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How these things are forgotten

Fawn and Rosie

In “The Bowl of Roses” (full text below), the poet Rilke spends eight lines painting an ugly picture. And then: But now you know how these things are forgotten: for here before you stands a bowl full of roses… Thus begin sixty-four exquisite lines of instruction on how these things are forgotten. Eight lines of discarded gazes and pure hate […]

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Handmade (a poem about evidence)

I gaze at the heavens, searching for you, my God. (Ps. 123:1, ICEL Psalter) Handmade Barefoot in the dirt outside our tent in the dark, I bend back my head and open my heart to the sky. I hope to see heaven unravel, galaxies take up the thread then spin, then snap as larger, more practiced hands pull spacetime taut […]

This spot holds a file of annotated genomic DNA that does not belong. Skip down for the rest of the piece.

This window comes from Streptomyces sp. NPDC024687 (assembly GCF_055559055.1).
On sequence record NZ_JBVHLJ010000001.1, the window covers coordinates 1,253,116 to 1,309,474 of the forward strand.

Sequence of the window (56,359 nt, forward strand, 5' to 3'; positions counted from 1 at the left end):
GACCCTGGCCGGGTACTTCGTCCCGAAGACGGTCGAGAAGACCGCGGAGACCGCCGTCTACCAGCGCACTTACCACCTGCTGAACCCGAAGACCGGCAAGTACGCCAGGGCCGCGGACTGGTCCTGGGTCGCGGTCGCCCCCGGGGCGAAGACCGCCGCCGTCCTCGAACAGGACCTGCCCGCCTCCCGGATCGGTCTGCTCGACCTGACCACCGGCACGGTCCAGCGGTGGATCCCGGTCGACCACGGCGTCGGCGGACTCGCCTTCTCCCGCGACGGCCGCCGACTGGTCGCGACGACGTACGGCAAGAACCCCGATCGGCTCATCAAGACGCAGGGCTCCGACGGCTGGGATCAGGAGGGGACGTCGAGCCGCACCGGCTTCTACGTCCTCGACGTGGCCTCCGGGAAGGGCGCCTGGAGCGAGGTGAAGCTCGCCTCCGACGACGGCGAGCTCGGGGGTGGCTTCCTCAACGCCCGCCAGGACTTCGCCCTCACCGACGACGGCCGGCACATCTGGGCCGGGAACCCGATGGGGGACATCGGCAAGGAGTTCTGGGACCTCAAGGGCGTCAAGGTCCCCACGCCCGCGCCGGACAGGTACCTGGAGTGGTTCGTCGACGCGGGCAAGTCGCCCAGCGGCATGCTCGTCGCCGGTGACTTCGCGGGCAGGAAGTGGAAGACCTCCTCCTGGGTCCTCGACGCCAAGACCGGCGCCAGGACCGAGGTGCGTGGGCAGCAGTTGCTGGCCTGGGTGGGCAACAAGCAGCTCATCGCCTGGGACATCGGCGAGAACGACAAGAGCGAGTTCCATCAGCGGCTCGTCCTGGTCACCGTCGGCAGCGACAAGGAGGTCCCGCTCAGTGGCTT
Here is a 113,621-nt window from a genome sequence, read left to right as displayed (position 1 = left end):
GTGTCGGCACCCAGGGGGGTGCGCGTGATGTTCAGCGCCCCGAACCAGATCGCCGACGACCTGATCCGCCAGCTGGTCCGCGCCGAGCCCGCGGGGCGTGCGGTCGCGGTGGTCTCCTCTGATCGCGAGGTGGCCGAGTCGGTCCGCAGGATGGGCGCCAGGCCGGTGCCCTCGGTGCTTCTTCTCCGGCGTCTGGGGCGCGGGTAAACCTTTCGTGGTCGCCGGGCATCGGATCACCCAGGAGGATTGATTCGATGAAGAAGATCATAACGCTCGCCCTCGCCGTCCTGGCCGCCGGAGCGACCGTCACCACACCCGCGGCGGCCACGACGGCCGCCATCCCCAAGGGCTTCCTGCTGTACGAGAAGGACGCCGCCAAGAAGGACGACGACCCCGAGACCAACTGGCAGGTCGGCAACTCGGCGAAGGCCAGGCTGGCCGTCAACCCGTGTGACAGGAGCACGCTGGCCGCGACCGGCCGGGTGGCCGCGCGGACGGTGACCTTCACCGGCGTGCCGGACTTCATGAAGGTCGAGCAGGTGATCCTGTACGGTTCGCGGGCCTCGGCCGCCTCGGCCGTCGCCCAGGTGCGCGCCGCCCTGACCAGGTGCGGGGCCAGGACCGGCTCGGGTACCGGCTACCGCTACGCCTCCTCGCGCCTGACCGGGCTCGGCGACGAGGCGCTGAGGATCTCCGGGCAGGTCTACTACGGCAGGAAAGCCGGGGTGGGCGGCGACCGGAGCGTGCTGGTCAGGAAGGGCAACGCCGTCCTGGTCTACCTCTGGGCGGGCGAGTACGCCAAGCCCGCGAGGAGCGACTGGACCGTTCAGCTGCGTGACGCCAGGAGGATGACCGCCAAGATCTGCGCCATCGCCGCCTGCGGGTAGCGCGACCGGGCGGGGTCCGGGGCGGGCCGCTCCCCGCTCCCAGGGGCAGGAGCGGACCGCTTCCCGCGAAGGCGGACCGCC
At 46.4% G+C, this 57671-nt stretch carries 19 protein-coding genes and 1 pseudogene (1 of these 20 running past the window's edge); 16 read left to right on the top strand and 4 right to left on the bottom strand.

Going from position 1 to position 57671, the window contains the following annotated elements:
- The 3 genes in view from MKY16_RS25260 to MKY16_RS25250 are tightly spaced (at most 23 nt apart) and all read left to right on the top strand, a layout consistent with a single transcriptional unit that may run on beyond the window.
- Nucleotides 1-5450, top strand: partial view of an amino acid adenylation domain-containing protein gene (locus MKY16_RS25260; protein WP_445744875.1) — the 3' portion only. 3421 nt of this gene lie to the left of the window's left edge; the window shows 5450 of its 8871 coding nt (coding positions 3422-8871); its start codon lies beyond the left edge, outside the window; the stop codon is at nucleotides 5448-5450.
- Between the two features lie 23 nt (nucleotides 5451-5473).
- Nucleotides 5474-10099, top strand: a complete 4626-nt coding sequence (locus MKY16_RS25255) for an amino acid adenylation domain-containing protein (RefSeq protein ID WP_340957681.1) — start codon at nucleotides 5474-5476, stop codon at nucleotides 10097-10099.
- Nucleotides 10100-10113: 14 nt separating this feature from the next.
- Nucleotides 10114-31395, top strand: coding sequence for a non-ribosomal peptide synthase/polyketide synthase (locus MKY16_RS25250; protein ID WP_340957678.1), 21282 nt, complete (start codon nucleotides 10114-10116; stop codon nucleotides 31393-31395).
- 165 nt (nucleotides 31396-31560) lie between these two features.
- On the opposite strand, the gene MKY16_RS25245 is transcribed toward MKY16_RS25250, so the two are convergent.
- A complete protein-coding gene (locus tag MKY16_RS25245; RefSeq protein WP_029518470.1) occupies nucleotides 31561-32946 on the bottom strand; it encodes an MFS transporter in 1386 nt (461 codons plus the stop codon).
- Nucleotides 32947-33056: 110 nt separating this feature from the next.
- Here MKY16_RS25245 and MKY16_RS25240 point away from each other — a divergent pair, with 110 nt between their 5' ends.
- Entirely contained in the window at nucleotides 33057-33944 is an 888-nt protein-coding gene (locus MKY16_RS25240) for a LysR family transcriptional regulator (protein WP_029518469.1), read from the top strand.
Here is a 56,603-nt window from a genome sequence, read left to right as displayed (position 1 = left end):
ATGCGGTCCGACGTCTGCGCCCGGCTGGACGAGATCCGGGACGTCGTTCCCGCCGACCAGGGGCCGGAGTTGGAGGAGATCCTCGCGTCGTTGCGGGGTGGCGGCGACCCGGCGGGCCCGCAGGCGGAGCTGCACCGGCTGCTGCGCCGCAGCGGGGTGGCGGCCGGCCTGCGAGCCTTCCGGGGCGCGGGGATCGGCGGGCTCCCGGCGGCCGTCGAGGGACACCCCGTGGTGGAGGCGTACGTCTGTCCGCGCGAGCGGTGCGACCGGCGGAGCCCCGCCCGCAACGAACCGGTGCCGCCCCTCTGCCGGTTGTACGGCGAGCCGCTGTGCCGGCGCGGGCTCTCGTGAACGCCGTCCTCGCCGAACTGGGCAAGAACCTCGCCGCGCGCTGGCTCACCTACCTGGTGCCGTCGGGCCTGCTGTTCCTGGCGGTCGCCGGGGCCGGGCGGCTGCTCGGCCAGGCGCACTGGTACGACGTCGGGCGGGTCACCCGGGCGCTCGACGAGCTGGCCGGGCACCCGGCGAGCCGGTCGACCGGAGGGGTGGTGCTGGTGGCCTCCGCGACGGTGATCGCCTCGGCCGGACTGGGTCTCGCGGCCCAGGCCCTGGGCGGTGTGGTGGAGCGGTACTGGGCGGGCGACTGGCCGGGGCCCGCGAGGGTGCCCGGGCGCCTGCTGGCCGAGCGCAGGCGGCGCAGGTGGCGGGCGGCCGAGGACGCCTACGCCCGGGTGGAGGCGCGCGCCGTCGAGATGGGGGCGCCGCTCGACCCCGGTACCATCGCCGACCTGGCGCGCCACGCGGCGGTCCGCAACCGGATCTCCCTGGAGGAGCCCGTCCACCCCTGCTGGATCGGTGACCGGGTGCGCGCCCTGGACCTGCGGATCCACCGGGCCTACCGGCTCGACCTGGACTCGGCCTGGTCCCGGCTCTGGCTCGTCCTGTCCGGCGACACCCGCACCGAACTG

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Pang (a poem about preaching)

Pang* What can sustain us through the Winter? Cans of green beans, I guess, creak-creak opened by weary pastors with their key-to-scripture can openers, limp calories forked onto our plates by servers like ourselves who’ve long since forgotten there’s any such thing as local produce— any such thing as tureens of slow-cooked winter stew mindfully prepared; fresh-baked bread, warm, broken, […]

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A rain poem

The Favor (for Cookie the neighbor cat) I said, “May I pet you? What an honor it would be.” You replied with some drawn-out “mmm” syllable of complaint as if it cost you money to arch your back up to meet my hand, as if you were not free to run back out into the rain.

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